A woman moves with her husband and seven-year-old daughter from Colorado to California and then her husband abandons them. While trying to rebuild her life, she finds solace while working at a horse farm and decides to enter her beloved horse in a high-stakes riding competition.
GAIA_TheSeries is a web-based work of narrative fiction that will be delivered in twelve parts. Its goal is to tell a captivating and character-driven story that relays important ... See full summary »
A First Amendment scholar is recruited by an attorney to sue a publishing company after a hit man commits a triple murder by allegedly following a how-to manual the book company published. ... See full summary »
A street kid interrupts Nero Wolfe's dinner with his eyewitness account of a kidnapping. The next day, the boy is dead and his mother comes to the detective with her son's meager savings and dying wish to hire Wolfe to solve his murder.
While visiting the graveyard of his beloved wife with his daughter Jesse, the physics professor John T. Neumeyer finds a case with a police dossier relating his death in five days. He initially believes it is a sick prank from the brilliant but deranged physics student Carl Axelrod, but when a series of events related in the documents occur, he realizes that the file has been sent from the future. With the support of Detective Irwin Sikorski, whose name is indicated in the file as in charge of the investigation of his death, and suspecting of everybody including his girlfriend Claudia Whitney that has a blurred hidden past, J.T. tries to change the future and his fate. But Carl believes that any modification in the time-line will jeopardize mankind and the future of the planet. Written by
Claudio Carvalho, Rio de Janeiro, Brazil
The events in the mini-series take place Monday, 7 June 2004 through Friday, 11 June 2004. The show premiered on the SciFi Channel (USA) on Monday, 7 June 2004 and consecutive episodes were shown each night through Friday, 11 June 2004 roughly following a real-time schedule. The fourth episode (with events ending at or slightly past 3.55am according to the script) was actually first shown at 9.00pm on Thursday, 10 June 2004, so the series did get ahead a bit. Additional date-specific product placements (for instance, a poster for The Chronicles of Riddick (2004), playing in theaters at the time, as seen on a slow pan at the university outside Neumeyer's office) and current popular culture references (for example, a reference to the popular show, CSI: Crime Scene Investigation (2000), airing at the time on network TV) in conversation help reinforce this setup. See more »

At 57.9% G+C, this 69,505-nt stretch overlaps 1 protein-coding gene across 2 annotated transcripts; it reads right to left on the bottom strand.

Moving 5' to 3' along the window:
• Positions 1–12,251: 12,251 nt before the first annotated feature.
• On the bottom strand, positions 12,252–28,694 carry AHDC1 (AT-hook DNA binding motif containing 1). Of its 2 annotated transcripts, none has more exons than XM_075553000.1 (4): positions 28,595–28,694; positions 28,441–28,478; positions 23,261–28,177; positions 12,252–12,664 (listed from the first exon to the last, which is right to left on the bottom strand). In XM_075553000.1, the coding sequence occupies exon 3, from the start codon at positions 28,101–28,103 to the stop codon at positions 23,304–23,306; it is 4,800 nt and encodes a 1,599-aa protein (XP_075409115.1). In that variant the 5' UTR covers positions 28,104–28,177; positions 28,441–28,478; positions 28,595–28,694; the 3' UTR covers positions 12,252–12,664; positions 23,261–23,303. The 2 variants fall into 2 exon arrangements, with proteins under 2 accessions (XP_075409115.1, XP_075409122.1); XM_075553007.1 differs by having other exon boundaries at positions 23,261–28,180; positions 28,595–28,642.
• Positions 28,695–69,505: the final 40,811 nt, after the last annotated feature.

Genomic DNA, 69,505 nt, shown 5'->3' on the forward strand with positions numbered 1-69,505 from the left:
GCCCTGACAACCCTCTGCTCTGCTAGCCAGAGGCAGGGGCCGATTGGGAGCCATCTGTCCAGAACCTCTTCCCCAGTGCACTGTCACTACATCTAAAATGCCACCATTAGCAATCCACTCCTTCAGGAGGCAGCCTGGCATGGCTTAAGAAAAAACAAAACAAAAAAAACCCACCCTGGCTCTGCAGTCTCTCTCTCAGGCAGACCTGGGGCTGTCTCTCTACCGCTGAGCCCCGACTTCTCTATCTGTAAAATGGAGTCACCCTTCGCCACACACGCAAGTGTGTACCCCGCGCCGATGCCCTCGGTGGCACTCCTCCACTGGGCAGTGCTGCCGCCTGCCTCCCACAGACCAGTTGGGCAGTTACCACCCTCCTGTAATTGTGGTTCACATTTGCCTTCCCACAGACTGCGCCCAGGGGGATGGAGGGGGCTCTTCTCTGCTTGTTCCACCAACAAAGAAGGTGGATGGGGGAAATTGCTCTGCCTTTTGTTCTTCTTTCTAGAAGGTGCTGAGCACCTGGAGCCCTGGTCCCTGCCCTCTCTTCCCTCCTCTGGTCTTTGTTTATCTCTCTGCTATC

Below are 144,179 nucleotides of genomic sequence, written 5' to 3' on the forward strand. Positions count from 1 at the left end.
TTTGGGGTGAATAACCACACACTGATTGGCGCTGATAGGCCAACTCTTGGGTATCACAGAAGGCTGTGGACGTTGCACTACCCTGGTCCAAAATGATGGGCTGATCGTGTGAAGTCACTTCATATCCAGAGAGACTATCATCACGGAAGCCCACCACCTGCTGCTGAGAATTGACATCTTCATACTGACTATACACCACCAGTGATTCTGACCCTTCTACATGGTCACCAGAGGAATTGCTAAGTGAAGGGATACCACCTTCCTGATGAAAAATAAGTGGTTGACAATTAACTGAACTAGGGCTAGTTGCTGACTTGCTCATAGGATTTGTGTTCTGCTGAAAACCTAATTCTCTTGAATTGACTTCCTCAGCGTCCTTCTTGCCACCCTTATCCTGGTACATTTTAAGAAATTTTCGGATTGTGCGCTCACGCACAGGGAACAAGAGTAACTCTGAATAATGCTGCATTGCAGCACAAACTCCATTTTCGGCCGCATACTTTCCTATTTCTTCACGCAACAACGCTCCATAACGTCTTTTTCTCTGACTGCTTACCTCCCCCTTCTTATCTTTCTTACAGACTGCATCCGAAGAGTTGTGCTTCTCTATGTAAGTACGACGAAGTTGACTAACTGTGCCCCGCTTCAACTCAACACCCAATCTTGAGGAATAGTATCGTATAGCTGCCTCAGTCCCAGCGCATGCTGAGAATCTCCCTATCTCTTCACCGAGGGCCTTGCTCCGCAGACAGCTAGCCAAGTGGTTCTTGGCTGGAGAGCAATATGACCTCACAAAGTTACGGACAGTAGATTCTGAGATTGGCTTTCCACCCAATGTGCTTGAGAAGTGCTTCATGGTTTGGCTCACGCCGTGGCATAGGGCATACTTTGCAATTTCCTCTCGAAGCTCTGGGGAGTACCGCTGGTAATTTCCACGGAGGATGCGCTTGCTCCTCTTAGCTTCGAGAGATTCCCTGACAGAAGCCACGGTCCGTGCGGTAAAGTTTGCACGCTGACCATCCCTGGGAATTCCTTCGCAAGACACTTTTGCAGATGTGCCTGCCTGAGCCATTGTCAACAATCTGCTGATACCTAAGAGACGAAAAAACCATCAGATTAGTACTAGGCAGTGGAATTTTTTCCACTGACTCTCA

A nude stripper is suddenly shown wearing a bikini in one shot and then she is nude again. In the same scene a topless waitress is shown wearing a bikini top and then she is topless again. See more »
I'm not kidding, this really hooked me; one could almost say that this ought to come with a warning, letting people know that this may very well grip them and their attention, and not let go until the final credits roll. From the first moments, this is interesting and engaging. The concept is not completely original, of course, but this is a good take on it, and I found myself surprised by most of the twists. This follows a physics professor trying to uncover the truth behind a police file that details his own murder, with the date being five days later. The plot keeps you watching, and there are unexpected developments that make sense. There's only one brief instance of obvious exposition, and apart from that, the story-telling is rather well-done. The cinematography and editing are great, with the one exception of the occasional "sluggish" time effect, which isn't always used well. This builds atmosphere and suspense well, and can be intense. It's exciting when it tries to be. The script is well-crafted and clever. Humor tends to be appropriate in tone and amount, though one person is pushed a little excessively as comic relief. The characters are well-written and credible. Dialog can be smart. The music is cool and fitting. Production design is excellent throughout. Special effects tend to look marvelous. The acting is convincing, every single performance, including the kid. Throughout, this is fairly well-done. The climax is well-done. It does, unfortunately, not completely live up to the incredible things that the audience imagines during the course of the show, but it wraps stuff up well. The DVD comes with trailers for this and three other things, as well as four informative and well-done featurettes. While I can't speak for any other version, the one I watched did not have nudity or language, and was in five episodes of about forty minutes each, so three hours and twenty is the full running time. I recommend this mini-series to any fan of science fiction-thrillers that deal with the idea of time and how set in stone the future is. Huh. The Sci-Fi Channel doesn't always suck. Before The Lost Room and this, I wouldn't have believed that to be possible. 7/10
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